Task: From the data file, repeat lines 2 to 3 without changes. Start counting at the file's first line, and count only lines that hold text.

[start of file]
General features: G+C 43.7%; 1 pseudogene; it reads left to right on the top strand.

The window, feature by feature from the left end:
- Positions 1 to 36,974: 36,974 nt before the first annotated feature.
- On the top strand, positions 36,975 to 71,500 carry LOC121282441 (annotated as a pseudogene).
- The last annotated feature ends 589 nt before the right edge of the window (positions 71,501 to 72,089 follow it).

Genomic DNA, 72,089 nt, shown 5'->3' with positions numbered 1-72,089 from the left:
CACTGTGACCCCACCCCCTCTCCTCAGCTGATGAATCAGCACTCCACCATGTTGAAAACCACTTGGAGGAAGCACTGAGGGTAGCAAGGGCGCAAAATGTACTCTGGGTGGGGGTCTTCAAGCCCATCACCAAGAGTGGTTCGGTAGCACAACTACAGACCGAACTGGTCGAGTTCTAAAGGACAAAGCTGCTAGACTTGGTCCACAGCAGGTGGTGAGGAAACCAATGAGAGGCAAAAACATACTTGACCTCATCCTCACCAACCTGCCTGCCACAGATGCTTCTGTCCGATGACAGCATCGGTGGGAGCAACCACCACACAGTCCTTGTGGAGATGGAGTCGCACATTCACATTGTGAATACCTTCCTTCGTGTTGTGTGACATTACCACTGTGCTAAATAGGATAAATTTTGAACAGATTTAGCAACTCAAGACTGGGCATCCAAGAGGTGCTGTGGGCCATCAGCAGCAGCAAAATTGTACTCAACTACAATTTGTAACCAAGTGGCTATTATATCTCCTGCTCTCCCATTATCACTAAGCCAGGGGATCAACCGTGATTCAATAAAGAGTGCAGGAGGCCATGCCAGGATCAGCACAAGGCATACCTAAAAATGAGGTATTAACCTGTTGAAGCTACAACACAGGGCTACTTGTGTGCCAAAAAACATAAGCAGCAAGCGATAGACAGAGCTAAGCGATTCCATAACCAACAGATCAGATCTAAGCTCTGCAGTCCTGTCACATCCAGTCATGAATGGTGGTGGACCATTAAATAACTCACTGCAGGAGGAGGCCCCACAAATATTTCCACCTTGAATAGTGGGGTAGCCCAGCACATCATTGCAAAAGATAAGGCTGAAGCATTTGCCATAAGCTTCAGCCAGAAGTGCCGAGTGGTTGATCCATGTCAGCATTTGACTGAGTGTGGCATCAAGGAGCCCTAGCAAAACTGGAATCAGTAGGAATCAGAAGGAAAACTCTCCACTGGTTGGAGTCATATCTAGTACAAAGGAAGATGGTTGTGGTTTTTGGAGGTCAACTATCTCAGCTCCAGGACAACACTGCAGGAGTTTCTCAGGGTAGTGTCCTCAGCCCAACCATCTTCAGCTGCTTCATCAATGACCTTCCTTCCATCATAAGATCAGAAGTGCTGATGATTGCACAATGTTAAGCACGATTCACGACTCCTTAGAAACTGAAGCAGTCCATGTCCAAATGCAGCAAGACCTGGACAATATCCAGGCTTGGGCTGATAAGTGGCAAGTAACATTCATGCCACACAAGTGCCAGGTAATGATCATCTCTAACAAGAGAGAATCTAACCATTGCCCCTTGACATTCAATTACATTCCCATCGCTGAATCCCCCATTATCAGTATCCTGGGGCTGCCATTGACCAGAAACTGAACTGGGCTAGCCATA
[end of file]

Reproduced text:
The window, feature by feature from the left end:
- Positions 1 to 36,974: 36,974 nt before the first annotated feature.